Today for the first time I saw Saegusa and Ikeda’s (2014) new monograph describing the Japanese titanosauriform Tambatitanis amicitiae. I’ve not yet had a chance to read the paper — well, it’s 65 pages long — but it certainly looks like they’ve done a nice, comprehensive job on a convincing new taxon represented by good material: teeth, braincase, dentary, atlas, and as-yet unprepared fragmentary cervical, fragmentary dorsals, sacral spines, some nice caudals, some ribs and chevrons, and pubis and ilium.

What catches the eye immediately is the bizarre forward-curved neural spines of the anterior caudals:

Saegusa and Ikeda (2104: fig. 8): Tambatitanis amicitiae gen. et sp. nov., holotype (MNHAH D-1029280). A, Cd2–Cd11 in right lateral view. B, Cdx1–Cdx2 in right lateral view.

Saegusa and Ikeda (2104: fig. 8): Tambatitanis amicitiae gen. et sp. nov., holotype (MNHAH D-1029280). A, Cd2–Cd11 in right lateral view. B, Cdx1–Cdx2 in right lateral view.

Here’s the third caudal in detail. (The first is fragmentary, and the second has some minor reconstruction near the tip of the spine which sceptical readers might think is covering up a misconstruction):

Saegusa and Ikeda (2014: fig. 11): Tambatitanis amicitiae gen. et sp. nov., holotype (MNHAH D-1029280). A–F, stereopairs of Cd3. A, right lateral view. B, left lateral view of the neural spine. C, anterior view. D, posterior view. E, dorsal view. F, ventral view. G, CT slices through the neural spine of Cd3, part corresponding to the matrix that filling the internal chamber is removed from the image. Greek letters in B and D indicate the position of CT slices shown in G. Scale bar = 10cm.

Saegusa and Ikeda (2014: fig. 11): Tambatitanis amicitiae gen. et sp. nov., holotype (MNHAH D-1029280). A–F, stereopairs of Cd3. A, right lateral view. B, left lateral view of the neural spine. C, anterior view. D, posterior view. E, dorsal view. F, ventral view. G, CT slices through the neural spine of Cd3, part corresponding to the matrix that filling the internal chamber is removed from the image. Greek letters in B and D indicate the position of CT slices shown in G. Scale bar = 10cm.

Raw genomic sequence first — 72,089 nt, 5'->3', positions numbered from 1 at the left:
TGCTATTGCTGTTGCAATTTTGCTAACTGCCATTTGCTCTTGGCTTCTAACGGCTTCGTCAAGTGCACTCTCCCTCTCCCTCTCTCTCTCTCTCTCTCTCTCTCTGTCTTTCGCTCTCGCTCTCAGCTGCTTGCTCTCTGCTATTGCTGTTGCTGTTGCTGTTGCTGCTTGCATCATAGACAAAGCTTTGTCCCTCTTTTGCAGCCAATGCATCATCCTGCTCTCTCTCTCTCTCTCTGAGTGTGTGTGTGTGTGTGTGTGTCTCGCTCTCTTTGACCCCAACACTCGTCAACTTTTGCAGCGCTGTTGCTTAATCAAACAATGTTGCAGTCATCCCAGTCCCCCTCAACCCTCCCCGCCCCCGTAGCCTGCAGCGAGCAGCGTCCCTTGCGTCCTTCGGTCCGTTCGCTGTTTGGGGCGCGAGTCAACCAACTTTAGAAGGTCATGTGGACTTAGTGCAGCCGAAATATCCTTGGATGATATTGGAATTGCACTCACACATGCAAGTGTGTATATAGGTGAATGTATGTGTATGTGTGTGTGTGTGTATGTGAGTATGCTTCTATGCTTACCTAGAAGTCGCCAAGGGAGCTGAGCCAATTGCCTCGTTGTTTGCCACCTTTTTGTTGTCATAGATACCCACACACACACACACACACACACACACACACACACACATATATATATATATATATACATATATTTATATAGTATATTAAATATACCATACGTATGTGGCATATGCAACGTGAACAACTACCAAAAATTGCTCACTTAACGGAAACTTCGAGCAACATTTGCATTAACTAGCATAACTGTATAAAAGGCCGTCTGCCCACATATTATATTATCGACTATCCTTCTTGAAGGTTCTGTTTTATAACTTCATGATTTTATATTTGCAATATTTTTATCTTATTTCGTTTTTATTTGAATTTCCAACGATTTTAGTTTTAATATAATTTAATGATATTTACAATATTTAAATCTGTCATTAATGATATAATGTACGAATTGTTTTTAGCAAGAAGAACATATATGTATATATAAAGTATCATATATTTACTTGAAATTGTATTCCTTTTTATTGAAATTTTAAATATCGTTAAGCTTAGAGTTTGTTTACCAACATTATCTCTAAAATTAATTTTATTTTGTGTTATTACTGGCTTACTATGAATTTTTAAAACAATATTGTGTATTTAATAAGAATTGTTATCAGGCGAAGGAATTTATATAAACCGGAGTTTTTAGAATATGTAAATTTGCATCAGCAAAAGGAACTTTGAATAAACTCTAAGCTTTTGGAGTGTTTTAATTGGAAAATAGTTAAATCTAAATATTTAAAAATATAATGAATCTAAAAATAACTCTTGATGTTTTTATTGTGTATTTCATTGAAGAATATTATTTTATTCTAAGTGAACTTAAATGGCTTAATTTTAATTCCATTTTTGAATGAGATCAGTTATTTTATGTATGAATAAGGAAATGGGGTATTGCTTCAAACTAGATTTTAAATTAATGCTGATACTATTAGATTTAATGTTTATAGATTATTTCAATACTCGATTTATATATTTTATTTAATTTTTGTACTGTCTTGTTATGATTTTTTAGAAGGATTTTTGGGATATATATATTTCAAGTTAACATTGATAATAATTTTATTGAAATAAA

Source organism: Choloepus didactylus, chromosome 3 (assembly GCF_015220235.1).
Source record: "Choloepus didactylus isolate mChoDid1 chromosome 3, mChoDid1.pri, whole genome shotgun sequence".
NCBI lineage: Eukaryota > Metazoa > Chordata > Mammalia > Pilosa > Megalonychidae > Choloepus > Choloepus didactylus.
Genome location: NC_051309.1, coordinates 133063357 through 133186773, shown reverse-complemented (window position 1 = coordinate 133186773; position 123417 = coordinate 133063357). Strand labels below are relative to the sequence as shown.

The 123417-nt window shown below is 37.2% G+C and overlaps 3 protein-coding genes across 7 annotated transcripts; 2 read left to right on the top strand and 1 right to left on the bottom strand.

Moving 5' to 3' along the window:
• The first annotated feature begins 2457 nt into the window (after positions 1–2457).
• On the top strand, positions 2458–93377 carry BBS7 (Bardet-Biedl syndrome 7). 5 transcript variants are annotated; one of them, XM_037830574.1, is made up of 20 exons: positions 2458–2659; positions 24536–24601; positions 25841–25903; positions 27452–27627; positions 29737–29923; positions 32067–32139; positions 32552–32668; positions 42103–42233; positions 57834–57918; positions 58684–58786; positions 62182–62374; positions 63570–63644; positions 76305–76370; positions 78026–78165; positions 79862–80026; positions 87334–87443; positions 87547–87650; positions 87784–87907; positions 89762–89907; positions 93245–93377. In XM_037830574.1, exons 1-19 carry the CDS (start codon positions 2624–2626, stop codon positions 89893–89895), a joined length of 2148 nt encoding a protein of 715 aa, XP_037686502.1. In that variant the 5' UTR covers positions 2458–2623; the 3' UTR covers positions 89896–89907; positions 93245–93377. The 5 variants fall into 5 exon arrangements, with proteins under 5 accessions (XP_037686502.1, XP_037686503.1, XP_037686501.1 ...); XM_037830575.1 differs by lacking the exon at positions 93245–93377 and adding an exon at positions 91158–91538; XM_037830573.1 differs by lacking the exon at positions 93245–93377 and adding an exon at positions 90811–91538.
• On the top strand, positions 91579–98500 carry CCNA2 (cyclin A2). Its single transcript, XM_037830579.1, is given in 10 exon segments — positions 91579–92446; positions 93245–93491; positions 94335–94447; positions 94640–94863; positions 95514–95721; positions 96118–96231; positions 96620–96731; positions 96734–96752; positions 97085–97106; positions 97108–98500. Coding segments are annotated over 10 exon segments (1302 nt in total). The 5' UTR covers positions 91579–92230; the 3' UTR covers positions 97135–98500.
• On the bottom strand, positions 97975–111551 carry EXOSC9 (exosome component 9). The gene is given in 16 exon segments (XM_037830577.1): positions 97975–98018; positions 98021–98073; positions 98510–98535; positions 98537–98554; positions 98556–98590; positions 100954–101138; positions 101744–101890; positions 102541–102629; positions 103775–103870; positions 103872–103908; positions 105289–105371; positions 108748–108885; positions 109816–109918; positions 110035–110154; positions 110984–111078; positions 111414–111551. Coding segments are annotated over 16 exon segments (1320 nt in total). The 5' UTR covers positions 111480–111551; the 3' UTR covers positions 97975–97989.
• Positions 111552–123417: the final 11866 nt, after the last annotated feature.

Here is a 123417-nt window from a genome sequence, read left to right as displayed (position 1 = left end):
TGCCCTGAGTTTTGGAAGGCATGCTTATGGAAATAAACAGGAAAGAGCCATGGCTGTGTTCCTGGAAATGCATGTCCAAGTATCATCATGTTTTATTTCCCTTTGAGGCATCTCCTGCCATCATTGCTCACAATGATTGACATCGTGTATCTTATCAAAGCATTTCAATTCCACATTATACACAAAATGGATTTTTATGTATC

And here is the right-lateral view in close-up:

Saegusa and Ikeda (2014: fig. 11): Tambatitanis amicitiae gen. et sp. nov., holotype (MNHAH D-1029280) in right lateral view.

Saegusa and Ikeda (2014: fig. 11): Tambatitanis amicitiae gen. et sp. nov., holotype (MNHAH D-1029280) in right lateral view.

A phylogenetic analysis based on that of D’Emic (2012) recovers the new taxon in a polytomy with the Euhelopus clade that’s going to need a new name pretty soon, since it keeps growing and can’t be called Euhelopodidae for historical reasons: [that should probably be called Euhelopodidae: see discussion in comments]:

Saegusa and Ikeda (2014: fig. 23): Phylogenetic relationships of the titanosauriform sauropod Tambatitanis amicitiae gen. et sp. nov. from the Lower Cretaceous Sasayama Group of Tamba, Hyogo, Japan produced using the matrix of D'Emic (2012) with the addition of Tambatitanis. The final matrix, including 29 taxa and 119 characters, was analyzed in PAUP* 4.0b10. Left side, strict consensus of 81 most parsimonious trees (length = 207; CI = 0.609; RI = 0.8010; RC = 0.489), figures below nodes are decay indices. Right side, 50% majority rule consensus, figures above and below nodes represents the percentage of MPTs in which the node was recovered (only those relationships recovered in over 50% of the MPTs are shown).